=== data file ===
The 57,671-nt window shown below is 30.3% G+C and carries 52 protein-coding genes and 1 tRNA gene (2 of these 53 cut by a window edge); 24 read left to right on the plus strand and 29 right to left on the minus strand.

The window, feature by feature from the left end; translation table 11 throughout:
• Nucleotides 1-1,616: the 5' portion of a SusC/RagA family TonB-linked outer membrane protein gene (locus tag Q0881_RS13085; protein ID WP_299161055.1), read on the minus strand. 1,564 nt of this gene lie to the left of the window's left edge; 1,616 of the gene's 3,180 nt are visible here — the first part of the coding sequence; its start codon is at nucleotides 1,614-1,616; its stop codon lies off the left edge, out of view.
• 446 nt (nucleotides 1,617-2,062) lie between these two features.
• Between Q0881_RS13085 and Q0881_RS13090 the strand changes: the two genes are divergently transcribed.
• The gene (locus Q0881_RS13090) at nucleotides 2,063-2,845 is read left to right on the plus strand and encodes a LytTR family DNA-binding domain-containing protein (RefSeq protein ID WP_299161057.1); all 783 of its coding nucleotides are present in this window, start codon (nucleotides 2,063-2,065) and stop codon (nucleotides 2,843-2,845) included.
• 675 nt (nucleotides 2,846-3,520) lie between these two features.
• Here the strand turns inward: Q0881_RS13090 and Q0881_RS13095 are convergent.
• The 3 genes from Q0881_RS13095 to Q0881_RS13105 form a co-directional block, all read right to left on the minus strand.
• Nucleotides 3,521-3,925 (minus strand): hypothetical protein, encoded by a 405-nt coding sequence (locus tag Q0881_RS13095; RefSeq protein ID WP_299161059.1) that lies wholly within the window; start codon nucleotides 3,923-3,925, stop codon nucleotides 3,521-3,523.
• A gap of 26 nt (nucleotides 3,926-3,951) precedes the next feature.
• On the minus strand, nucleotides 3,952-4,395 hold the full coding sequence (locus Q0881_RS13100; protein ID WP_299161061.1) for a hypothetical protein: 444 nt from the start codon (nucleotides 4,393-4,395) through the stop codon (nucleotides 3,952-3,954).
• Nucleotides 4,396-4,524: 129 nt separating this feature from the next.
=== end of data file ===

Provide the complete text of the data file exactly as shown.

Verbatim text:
The 57,671-nt window shown below is 30.3% G+C and carries 52 protein-coding genes and 1 tRNA gene (2 of these 53 cut by a window edge); 24 read left to right on the plus strand and 29 right to left on the minus strand.

The window, feature by feature from the left end; translation table 11 throughout:
• Nucleotides 1-1,616: the 5' portion of a SusC/RagA family TonB-linked outer membrane protein gene (locus tag Q0881_RS13085; protein ID WP_299161055.1), read on the minus strand. 1,564 nt of this gene lie to the left of the window's left edge; 1,616 of the gene's 3,180 nt are visible here — the first part of the coding sequence; its start codon is at nucleotides 1,614-1,616; its stop codon lies off the left edge, out of view.
• 446 nt (nucleotides 1,617-2,062) lie between these two features.
• Between Q0881_RS13085 and Q0881_RS13090 the strand changes: the two genes are divergently transcribed.
• The gene (locus Q0881_RS13090) at nucleotides 2,063-2,845 is read left to right on the plus strand and encodes a LytTR family DNA-binding domain-containing protein (RefSeq protein ID WP_299161057.1); all 783 of its coding nucleotides are present in this window, start codon (nucleotides 2,063-2,065) and stop codon (nucleotides 2,843-2,845) included.
• 675 nt (nucleotides 2,846-3,520) lie between these two features.
• Here the strand turns inward: Q0881_RS13090 and Q0881_RS13095 are convergent.
• The 3 genes from Q0881_RS13095 to Q0881_RS13105 form a co-directional block, all read right to left on the minus strand.
• Nucleotides 3,521-3,925 (minus strand): hypothetical protein, encoded by a 405-nt coding sequence (locus tag Q0881_RS13095; RefSeq protein ID WP_299161059.1) that lies wholly within the window; start codon nucleotides 3,923-3,925, stop codon nucleotides 3,521-3,523.
• A gap of 26 nt (nucleotides 3,926-3,951) precedes the next feature.
• On the minus strand, nucleotides 3,952-4,395 hold the full coding sequence (locus Q0881_RS13100; protein ID WP_299161061.1) for a hypothetical protein: 444 nt from the start codon (nucleotides 4,393-4,395) through the stop codon (nucleotides 3,952-3,954).
• Nucleotides 4,396-4,524: 129 nt separating this feature from the next.